John B. Holmes

Contributed by Rene' Treffeisen

John B. Holmes, one of the most promising attorneys of the State, and 
for many years closely identified with the bar of Otsego County,
has recently formed a partnership with Hon. James Hastings, of
Troy, who is one of the leading lawyers of Rensselaer County, and
its present Surrogate. In forming this partnership, Mr. Holmes
leaves a lucrative practice, the bar of Otsego County loses a
worthy member, and the people of this part of the county
especially regret that one of their best and most public
spirited citizens is to go away. The Democratic party of Otsego
County will also be greatly in the losers by this change, but
their consolation is that what is a loss to one community is a
gain to another. John B. Holmes was born on a farm in the town of Davenport, Delaware
Co., NY about forty years ago. He received an academic
education, and while yet under age was engaged in the winter
seasons in teaching school in Delaware and Broome Counties. This
work served as a stepping stone to a higher place in the
intellectual world, and since then he has gained much practical
experience. While teaching school he was engaged in reading
Blackstone. When he gave up this profession he entered the
office of A. Raymond Gibbs, then of West Davenport, now of
Oneonta, and later entered the Albany Law School, graduating with
the class of 1878. In May of that year he was admitted to the
bar, and soon afterward began the practice of law at East
Worcester, remaining there until 1883, when he removed to
Worcester, and formed a partnership with Frank L. Smith, under
the firm name of Holmes & Smith; Mr. Smith is the present District
Attorney for Otsego County. This partnership lasted until 1885,
and since that time Mr. Holmes has conducted his practice on this
own account. By hard study and close application he has made
rapid progress, and has become one of the first class lawyers of
Otsego County. His library is one of the most complete to be
found in any law office. Mr. Holmes has from time to tome taken considerable interest in local
matters, and has been called on to fill several local offices.
He has served four terms as a member of the County Board of
Supervisors, and was twice Chairman of the board. He has been
once a nominee for District Attorney, and while he ran ahead of
his ticket, yet he was defeated. he has served his party as
committeeman and as delegate to conventions. He is now a member
of the Democratic Congressional Committee, and for some years has
been a member of the County Committee. He has been a delegate to
Congressional and State Conventions, and was Chairman of the
congressional delegation to the mid-winter State Convention in
1892. He has at all times worked with engergy for the sucdess of
his party, and no one is entitled to more credit for services
thus rendered than is he. After the organization of the bank of Worcester Mr. Holmes became a
stockholder in the bank, and was elected its Cashier, which
position he filled nominally for three years; he is now a member
of the discount committee of said bank. The work he has done for
the village which has been his home for some years, and for the
is, and will long continue to be, appreciated by those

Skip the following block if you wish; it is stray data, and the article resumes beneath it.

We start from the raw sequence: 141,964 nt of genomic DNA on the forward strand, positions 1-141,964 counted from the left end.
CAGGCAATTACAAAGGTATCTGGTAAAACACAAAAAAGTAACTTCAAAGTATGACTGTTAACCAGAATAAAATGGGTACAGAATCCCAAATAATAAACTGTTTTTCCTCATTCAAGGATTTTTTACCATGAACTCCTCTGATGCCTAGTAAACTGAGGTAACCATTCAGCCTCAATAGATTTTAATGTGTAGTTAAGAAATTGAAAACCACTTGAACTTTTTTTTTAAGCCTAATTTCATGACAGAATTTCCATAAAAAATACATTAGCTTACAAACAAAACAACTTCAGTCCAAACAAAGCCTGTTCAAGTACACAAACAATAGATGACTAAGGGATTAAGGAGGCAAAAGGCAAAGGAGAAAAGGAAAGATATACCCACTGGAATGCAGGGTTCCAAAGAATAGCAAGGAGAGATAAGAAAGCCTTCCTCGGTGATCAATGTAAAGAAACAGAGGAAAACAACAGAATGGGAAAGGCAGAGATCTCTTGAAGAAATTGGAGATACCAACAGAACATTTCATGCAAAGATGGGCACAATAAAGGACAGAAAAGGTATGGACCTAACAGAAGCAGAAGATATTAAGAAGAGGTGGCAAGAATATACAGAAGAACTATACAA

whome he leaves behind. He was one of the organizers of the
Worcester Free Union School, and was one of the first members of
the Board of Education of said school, which position he has held
for a number of years. He is a son of Elikina Homes, who was born in Davenport, Delaware
Co., NY, grew up as farmers' boys usually do, and devoted all his
active life to this occupation. He still loves in the town where
he was born more than seventy years ago, and is quite strong and
hearty for a man of his years. He is the only surving member of
his father's family. He has always been considered one of the
good men of the community in which he has lived, and has been
successful in life. His father was Nathaniel Homes, a native of
Schenectady, NY and a member of an esteemed and well known family
which figured prominently for years in the history of the State.
Early in life he removed to the town of Davenport, Delaware
County, and began life there in the woods in the primitive
pioneer style. He cleared the timber from his land and improved a
farm, upon which he lived until his death at the age of
eighty-two years. He was a respected and honored citizen. For
many years he was a Whig in politics, but became a Republican
when that party was organized. His wife, Esther Phillips, was
born in New York City, and was a member of an honored family.
She was a most excellent woman and wife, and carefully reared her
family. She survived her husband, and went West to Ayersville,
MO., and died there when nearly one hundred years of age. The
mother of the subject of this sketch was Betsey Burdick. She was
born in Davenport, Delaware County, and died there in middle
life, her son John B. Holmes, being at the time of her death only
five years old. She was a member of the Methodis Espiscopal Church. John B. Holmes was married at the home of the bride, in Davenport, to
Miss Mary E. Toby, a native of that town. She was well educated,
and began life as a school teacher, to which profession she
devoted herself with success until her marriage. Her father,
Jerome Toby, died when she was quite young. The widowed mother,
after rearing her family, went to Oneonta, and now resides in
that village. Her maiden name was Juliette Shafer. She was born
in the town of Meredith, Delaware County. Her mother is living
in Brooklyn, at the advanced age of ninety-nine. Mr. and Mrs.
Holmes are the parents of one son, Northrop R., who is now
fourteen years of age.
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